- Transaction mechanics are pushed onto developers. One of the primary advantages of the App Store to developers is being able to get out of the business of managing direct sale transactions. With the paid-up-front approach, users browse the store, conduct a transaction with Apple, and download the app. In exchange for taking on this work, Apple is rewarded with a 30% cut. With ersatz free trials, almost every aspect of this complexity is pushed into the app, where developers have to laboriously devise a mechanism for conveying app limitations to users, blocking pertinent functionality, transacting an in-app purchase, facilitating the unlock of app functionality, and so on.
- Free trials cannot be easily reset. It is typical outside of App Store marketplaces for developers who offer free trials to periodically reset free trials so that users who, for example, enjoyed a free trial on version 1.0 of an app, can give it a fresh look on 1.1. The use of in-app purchases for accommodating free trials would, strictly speaking, require that developers perpetually add new SKUs to the App Store representing a different “free trial” product for each of the timeframes in which a developer wants to reset things.
- Apps cannot be made to “just work” out of the box. One of the main rationales for offering free trials is to get prospective customers to download and start using the great features of an app as quickly and with as little effort as possible. With ersatz free trials a customer must first authorize Apple to allow the download of the free app, and then they must commence a confusing in-app purchase process during which they will be asked again whether they want to start a free trial.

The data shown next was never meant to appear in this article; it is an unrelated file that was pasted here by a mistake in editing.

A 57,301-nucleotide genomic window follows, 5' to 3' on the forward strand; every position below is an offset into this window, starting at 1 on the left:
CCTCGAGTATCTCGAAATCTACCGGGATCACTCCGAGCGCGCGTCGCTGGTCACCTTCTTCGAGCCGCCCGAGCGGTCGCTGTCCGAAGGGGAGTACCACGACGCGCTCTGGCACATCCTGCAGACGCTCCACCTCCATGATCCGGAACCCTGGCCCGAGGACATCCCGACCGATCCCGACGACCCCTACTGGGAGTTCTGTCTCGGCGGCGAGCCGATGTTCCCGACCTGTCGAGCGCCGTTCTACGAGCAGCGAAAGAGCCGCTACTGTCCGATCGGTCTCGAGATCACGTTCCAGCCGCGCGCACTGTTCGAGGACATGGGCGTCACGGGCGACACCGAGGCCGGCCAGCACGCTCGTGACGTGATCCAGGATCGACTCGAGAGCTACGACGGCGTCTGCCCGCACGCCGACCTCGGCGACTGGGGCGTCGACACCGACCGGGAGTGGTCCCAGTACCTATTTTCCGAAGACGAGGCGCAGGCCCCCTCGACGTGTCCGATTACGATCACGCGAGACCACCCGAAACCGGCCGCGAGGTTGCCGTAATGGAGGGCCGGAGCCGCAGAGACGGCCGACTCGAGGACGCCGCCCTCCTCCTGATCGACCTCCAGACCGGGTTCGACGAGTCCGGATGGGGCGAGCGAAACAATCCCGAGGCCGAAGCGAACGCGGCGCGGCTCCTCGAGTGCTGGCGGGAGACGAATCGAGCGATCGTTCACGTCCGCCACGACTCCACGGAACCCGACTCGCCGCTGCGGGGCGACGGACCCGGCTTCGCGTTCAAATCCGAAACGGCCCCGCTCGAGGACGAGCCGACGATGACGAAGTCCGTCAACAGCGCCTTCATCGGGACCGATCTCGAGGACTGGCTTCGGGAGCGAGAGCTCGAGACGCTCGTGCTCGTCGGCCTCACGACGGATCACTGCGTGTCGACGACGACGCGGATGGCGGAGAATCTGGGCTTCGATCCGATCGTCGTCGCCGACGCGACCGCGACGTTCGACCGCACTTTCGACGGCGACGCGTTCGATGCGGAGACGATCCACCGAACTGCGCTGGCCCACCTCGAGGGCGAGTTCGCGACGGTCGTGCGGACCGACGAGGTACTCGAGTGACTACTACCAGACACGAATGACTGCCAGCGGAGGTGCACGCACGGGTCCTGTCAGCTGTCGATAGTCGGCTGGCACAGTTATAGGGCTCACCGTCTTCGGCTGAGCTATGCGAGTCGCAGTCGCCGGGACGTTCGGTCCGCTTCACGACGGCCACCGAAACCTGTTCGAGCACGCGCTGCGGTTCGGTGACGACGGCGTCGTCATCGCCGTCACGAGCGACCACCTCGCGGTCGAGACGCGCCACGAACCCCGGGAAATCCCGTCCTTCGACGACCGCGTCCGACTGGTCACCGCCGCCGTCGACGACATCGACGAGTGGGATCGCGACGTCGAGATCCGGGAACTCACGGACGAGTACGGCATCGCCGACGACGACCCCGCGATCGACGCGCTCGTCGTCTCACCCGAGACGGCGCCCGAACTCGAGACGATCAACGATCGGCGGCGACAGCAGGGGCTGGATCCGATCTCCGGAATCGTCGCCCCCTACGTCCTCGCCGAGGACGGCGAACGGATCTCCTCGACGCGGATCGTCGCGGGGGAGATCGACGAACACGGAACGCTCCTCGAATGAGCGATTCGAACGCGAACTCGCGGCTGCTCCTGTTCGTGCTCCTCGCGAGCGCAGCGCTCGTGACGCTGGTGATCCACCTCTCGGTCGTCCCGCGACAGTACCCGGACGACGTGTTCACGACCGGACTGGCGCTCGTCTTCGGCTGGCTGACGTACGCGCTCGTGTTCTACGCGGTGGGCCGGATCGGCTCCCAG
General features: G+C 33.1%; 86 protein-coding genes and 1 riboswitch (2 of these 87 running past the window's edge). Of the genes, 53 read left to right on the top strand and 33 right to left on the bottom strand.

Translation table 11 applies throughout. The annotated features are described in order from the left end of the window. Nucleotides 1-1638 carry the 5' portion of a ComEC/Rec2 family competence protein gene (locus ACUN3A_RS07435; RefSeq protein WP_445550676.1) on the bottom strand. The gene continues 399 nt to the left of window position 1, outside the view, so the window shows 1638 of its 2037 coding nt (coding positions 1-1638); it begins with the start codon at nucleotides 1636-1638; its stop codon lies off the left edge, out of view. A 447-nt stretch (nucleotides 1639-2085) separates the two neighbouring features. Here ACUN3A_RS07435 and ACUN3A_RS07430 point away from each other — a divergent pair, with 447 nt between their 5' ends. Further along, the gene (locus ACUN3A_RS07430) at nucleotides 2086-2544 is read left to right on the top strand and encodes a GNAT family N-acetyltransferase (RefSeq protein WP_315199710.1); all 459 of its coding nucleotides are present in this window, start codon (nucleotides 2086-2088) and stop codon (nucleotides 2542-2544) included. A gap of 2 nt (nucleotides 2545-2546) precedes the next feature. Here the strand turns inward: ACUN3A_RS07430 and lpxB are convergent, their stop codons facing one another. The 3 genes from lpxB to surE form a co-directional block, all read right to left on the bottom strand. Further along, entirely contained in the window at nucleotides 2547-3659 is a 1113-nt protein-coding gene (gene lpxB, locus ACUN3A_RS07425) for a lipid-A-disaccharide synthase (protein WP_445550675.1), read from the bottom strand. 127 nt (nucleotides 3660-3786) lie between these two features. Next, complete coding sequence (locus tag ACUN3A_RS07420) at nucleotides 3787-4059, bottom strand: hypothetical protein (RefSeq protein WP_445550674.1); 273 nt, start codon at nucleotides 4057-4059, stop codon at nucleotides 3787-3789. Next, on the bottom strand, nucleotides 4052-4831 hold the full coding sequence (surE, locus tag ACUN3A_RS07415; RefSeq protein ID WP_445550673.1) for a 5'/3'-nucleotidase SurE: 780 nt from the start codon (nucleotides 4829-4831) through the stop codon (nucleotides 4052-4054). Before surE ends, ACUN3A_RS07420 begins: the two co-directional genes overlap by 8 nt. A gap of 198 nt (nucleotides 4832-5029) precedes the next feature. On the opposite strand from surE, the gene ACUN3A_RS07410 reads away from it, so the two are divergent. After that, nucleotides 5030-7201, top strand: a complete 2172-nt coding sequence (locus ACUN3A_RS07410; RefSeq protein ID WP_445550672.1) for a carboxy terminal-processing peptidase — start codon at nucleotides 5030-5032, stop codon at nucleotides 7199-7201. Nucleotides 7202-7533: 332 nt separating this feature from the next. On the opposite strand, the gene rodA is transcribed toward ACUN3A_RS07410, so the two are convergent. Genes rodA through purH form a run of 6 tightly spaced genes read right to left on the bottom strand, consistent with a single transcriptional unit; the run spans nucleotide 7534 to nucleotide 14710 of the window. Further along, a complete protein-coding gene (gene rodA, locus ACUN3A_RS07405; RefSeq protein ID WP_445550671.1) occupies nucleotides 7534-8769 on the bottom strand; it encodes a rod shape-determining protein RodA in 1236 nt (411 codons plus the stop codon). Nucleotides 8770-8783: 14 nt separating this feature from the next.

Real Free Trials
Now that I’ve listed a number of significant problems with ersatz free trials, let’s talk a little bit about what real support in the App Store might look like, and how it would alleviate the problems I’ve described.
For starters, real free trials would allow developers who currently list their apps as “free” in the App Store to list them by their actual price. The App Store could convey that information both more honestly and more informatively to users. Instead of “Free with in-app purchases,” MarsEdit could be identified succinctly as “$49.95 with 14-day free trial.” These apps would no longer be erroneously featured among free apps, but would rank alongside other paid apps, where they belong.